written on 28.07.2012
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Interview with Johannes Setijono , President Commissioner, Kolbe

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You have been working at Kalbe for 38 years, and as President Director for 11 years. What has it been like to see the firm transform from a company based in a garage in Tanjung Priok, to the leading pharmaceutical company in the country?

From the company’s founding days, there has always been a profoundly powerful spirit of innovation and entrepreneurship emanating from the founder, Dr. Boenjamin Setiawan. The second driving spirit of the company is professionalism. Many companies in Indonesia are family run, either by the founder or his immediate relatives. But Kalbe was the first company that operated on a professional basis. The company was founded in 1966 and as early as 1977 there was already a professional director and the company brought in expatriate managers from India, England and Japan. This infused the firm with a multinational culture of professional management. From the very beginning it wasn’t a typical Indonesian company, but rather had a very long-term vision where the founder built the company to outlast his own lifespan. In this vein, Kalbe went public in 1991. The company is also designed to serve not only shareholders but also all stakeholders including employees, partners, distributors, suppliers, the government and the Indonesian people. At the time, good corporate governance was not a major emphasis in the country, but Kalbe was planning for the long term, and these factors contributed to the company’s strategy from the very beginning. It is not viewed as charity, but rather as vital for a sustainable business model. Within ten years of its founding, Kalbe became the number one firm in the Indonesian market. This was achieved through innovative marketing and setting up a distribution company, which gave Kalbe an edge over the multinational firms who dominated the market at the time. Then the company set up a subsidiary to expand the over the counter business and also made a large acquisition, which paved the way for Kalbe to become the leader in this category. On the distribution side, Kalbe’s distribution business has been maintained as a separate entity so that it can best serve external principals as well as expand into other healthcare areas such as medical equipment. The company is also the market leader in distribution. The last major contributor to Kalbe’s business are nutritional products such as infant formula, fortified milk products and clinical food products specialized for various conditions including diabetes and kidney failure. This business was started in 1993 and has been quite successful with Kalbe becoming one of the market leaders at the number four position, behind the multinationals.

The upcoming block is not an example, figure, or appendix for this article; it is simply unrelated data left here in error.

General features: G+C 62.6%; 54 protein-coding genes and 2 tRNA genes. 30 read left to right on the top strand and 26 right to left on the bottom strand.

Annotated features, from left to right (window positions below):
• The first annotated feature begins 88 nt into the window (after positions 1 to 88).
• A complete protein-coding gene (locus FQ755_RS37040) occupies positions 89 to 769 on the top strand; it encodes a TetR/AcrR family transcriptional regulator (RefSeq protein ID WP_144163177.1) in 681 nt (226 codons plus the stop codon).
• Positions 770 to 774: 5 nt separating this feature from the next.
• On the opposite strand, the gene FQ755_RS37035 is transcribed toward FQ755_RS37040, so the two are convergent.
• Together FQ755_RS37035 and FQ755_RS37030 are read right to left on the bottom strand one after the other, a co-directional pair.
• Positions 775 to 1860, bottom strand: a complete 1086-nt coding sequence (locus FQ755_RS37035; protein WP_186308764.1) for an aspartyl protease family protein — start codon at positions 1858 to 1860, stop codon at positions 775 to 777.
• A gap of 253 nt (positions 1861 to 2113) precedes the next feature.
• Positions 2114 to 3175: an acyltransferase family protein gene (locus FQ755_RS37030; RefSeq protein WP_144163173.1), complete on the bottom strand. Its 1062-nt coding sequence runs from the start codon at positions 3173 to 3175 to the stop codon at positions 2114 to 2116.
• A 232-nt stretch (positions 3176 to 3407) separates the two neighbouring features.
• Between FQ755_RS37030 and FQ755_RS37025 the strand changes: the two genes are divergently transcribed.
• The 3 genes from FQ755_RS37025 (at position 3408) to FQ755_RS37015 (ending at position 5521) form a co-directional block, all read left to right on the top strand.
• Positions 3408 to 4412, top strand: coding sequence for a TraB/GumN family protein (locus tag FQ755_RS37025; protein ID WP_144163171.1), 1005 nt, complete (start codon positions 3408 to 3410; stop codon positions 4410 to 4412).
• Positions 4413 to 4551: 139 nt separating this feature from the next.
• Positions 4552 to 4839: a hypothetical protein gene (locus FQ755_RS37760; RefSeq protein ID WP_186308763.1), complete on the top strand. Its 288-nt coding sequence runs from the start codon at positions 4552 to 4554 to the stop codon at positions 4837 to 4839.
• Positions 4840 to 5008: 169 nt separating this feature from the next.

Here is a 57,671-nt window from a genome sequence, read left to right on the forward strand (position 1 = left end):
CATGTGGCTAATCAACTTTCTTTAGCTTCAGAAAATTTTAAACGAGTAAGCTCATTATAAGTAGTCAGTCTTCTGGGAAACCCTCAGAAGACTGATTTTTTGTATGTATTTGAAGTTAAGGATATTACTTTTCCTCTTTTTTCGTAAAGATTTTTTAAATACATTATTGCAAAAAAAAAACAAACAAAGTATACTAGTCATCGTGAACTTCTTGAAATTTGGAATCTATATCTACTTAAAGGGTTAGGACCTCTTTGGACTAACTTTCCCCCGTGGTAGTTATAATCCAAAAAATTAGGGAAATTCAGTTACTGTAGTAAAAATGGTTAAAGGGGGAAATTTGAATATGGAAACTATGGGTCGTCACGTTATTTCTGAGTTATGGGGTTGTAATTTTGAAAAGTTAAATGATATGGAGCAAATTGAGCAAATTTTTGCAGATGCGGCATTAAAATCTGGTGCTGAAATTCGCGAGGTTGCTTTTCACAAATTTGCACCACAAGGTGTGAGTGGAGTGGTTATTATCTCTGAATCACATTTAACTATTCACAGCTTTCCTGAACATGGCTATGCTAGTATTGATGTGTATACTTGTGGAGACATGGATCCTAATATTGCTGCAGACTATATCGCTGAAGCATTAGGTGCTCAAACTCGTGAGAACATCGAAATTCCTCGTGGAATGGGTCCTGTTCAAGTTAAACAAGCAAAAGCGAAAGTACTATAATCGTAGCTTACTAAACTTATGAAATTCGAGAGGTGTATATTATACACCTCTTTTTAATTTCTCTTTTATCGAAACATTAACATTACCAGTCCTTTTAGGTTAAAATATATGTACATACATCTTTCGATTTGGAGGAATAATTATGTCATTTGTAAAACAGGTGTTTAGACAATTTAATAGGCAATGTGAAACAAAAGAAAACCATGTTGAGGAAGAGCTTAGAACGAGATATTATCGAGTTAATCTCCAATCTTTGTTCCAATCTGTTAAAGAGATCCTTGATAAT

What is the strategy to maintain this leading position in such a competitive environment?

Innovation is the key to new growth for the company. Expanding into new segments, innovative marketing and launching new products will be a large part of this process. For example, Kalbe is already very strong in generics where licensing accounts for 30% of revenues in the ethical category, while generics represent 70%. It is now necessary for the company to move further upstream and Kalbe has begun engaging in research and development. However, this is not full-blown new drug development, but rather licensing in products that still need additional development to get approval and go through clinical trials. These kinds of practical research can be taken to market quickly, which is important as the company builds out its research capacities.

Do you see research becoming a main growth driver in the near future? If not, what will be?

Research will drive part of the company’s growth. It is also necessary to grow further in international markets, moving beyond the borders of ASEAN. This growth will come from marketing and licensing activities as well as drug development. The company is a regional, South East Asian Company that is looking to grow beyond its home region and eventually become a global player. Kalbe has also had presence in Sub-Saharan Africa for some time, since 1989. At that time the economic development had been hindered by years of military rules, corruption and graft and there were no large multinational pharmaceutical companies operating in those countries and therefore many countries were looking to work with Asian companies. At first they were importing more basic products, but as time progressed the relationships developed and Kalbe expanded its businesses. It took a lot of time and effort to meet South African standards, as they are nearly as stringent as Europe and America. In many ways it was a stepping-stone and training for moving into the more regulated and sophisticated markets. That experience has helped in later penetrating South Korea and Taiwan. One of they key ways in which Kalbe has been able to enter these markets is the company’s long track record of working successfully with multinational partners. These multinational partnerships and the fact that Kalbe is the largest pharmaceutical company in South East Asia, all contribute to opening the door new partnerships in these more competitive foreign markets. Building a presence in foreign markets is a process that will not occur overnight as it is capital intensive and requires slowly building relationships and trusted partnerships.

Kalbe has a number of partners from Daiichi and Fujisawa to Pfizer and BMS, why does Kalbe remain the partner of choice among multinational companies?

Kalbe is professionally managed and thus looks for professional partners. Going forward, the company is looking to license-in products from smaller to midsized drug development companies. Relationships with these companies tend to last longer than the big pharmaceutical companies, which have their own infrastructure in the region. In these cases, the big multinationals will often choose to shift successful products in-house. Thus, Kalbe has much more to offer to smaller firms that can leverage the company’s infrastructure and build long-term partnerships. Kalbe has engaged in a number of acquisitions over the recent years, including Dankos Laboratories and Enseval.

How do you manage to retain the unique Kalbe corporate identity while integrating all these new companies?